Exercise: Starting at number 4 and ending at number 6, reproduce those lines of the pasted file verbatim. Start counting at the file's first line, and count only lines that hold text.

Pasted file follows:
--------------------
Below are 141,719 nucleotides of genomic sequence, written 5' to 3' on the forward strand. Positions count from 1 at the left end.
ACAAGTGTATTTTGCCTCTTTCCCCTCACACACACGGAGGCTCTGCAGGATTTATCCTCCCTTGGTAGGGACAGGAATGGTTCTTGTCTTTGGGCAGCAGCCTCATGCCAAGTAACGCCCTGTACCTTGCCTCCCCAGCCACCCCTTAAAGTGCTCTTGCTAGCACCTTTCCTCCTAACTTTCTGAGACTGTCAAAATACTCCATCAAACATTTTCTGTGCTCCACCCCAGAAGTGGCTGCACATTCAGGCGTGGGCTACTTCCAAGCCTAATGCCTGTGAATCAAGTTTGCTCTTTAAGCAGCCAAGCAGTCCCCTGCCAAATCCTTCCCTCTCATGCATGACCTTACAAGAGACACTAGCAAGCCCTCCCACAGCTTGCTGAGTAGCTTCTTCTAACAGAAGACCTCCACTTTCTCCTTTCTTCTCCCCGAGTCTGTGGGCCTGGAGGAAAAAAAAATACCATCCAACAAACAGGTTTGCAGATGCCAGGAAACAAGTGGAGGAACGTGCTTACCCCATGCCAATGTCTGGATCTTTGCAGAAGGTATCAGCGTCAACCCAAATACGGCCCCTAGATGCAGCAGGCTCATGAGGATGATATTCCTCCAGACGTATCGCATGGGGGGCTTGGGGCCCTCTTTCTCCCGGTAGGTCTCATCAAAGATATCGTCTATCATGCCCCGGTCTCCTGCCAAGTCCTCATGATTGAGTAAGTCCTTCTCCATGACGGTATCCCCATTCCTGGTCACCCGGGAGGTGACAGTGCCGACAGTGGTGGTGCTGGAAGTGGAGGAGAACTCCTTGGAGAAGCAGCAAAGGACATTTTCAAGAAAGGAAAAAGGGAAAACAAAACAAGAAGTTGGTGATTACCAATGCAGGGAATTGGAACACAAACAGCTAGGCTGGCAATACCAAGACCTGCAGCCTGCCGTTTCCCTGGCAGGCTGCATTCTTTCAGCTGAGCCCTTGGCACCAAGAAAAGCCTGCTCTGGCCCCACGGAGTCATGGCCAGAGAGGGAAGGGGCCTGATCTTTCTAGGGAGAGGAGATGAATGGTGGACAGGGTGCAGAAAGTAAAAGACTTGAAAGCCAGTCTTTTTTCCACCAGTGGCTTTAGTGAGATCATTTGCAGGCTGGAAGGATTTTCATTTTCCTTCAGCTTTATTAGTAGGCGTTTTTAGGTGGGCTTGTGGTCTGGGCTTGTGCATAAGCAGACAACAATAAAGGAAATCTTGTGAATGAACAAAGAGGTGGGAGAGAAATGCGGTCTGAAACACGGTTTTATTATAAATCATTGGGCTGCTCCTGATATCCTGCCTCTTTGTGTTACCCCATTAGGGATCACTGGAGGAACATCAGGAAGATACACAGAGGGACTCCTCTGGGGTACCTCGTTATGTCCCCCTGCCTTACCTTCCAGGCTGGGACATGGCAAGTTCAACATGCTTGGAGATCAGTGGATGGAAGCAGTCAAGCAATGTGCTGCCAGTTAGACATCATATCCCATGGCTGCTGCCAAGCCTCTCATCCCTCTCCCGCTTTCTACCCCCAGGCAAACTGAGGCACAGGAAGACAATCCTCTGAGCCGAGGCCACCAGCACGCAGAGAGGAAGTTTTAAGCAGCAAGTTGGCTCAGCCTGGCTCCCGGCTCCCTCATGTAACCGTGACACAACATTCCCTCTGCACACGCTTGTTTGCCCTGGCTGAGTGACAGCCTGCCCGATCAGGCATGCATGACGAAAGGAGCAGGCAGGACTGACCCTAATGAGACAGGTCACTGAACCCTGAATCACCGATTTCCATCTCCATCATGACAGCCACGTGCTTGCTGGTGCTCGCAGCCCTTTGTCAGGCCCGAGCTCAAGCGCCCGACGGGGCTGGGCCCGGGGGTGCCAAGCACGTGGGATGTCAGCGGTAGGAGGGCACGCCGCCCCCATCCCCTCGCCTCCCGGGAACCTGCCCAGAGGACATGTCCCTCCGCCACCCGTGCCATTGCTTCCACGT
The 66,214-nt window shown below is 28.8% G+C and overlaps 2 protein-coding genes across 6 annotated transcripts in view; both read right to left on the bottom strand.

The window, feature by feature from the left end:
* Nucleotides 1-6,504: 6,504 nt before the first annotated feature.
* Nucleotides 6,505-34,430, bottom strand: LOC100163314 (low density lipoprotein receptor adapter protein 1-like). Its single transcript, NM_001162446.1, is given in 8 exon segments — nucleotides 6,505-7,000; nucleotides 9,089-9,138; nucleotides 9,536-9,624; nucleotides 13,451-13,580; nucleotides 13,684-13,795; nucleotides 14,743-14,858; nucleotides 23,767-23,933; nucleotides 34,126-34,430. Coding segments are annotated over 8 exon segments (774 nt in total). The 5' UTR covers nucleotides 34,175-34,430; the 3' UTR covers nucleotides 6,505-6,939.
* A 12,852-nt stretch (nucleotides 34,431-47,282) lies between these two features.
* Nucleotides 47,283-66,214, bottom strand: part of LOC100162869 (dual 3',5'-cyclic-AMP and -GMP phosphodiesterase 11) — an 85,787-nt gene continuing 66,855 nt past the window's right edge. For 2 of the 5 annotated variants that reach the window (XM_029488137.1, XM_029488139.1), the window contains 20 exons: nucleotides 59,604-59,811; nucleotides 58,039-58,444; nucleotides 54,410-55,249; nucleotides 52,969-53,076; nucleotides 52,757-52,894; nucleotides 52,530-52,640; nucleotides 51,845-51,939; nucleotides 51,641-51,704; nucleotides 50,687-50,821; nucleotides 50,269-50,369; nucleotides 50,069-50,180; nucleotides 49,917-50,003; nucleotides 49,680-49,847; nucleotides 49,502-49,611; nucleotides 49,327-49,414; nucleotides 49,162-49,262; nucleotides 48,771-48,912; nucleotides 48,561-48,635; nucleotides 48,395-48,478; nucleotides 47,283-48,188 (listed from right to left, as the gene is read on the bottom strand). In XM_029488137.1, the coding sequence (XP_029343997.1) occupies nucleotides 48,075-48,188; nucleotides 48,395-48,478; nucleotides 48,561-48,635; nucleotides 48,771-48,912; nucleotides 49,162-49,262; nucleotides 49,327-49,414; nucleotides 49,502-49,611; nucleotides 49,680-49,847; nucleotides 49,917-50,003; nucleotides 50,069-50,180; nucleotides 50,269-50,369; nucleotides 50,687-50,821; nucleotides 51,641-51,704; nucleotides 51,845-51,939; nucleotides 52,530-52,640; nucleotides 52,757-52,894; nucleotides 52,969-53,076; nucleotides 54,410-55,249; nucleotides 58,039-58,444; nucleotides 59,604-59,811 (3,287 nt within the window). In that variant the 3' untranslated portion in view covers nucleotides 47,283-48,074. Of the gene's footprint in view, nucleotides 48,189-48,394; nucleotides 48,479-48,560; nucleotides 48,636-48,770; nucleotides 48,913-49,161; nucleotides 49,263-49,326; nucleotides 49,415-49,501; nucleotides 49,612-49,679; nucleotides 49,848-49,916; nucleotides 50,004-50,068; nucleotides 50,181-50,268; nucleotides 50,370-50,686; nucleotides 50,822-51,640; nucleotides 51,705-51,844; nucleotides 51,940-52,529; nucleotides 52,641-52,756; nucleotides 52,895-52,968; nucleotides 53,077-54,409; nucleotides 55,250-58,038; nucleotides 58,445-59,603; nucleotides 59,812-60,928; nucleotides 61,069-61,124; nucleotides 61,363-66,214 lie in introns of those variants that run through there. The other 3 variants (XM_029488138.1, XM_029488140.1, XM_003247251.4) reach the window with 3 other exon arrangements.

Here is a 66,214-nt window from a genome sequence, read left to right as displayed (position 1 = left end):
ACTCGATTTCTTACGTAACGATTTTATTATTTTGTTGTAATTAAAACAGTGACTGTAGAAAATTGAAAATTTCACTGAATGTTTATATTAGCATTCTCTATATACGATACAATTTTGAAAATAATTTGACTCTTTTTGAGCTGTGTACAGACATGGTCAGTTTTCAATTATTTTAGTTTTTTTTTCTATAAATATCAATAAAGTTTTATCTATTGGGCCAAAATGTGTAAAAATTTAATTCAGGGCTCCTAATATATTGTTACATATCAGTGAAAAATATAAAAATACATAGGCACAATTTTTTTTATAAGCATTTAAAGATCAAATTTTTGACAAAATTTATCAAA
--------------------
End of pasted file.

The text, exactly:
The window, feature by feature from the left end:
* Nucleotides 1-6,504: 6,504 nt before the first annotated feature.
* Nucleotides 6,505-34,430, bottom strand: LOC100163314 (low density lipoprotein receptor adapter protein 1-like). Its single transcript, NM_001162446.1, is given in 8 exon segments — nucleotides 6,505-7,000; nucleotides 9,089-9,138; nucleotides 9,536-9,624; nucleotides 13,451-13,580; nucleotides 13,684-13,795; nucleotides 14,743-14,858; nucleotides 23,767-23,933; nucleotides 34,126-34,430. Coding segments are annotated over 8 exon segments (774 nt in total). The 5' UTR covers nucleotides 34,175-34,430; the 3' UTR covers nucleotides 6,505-6,939.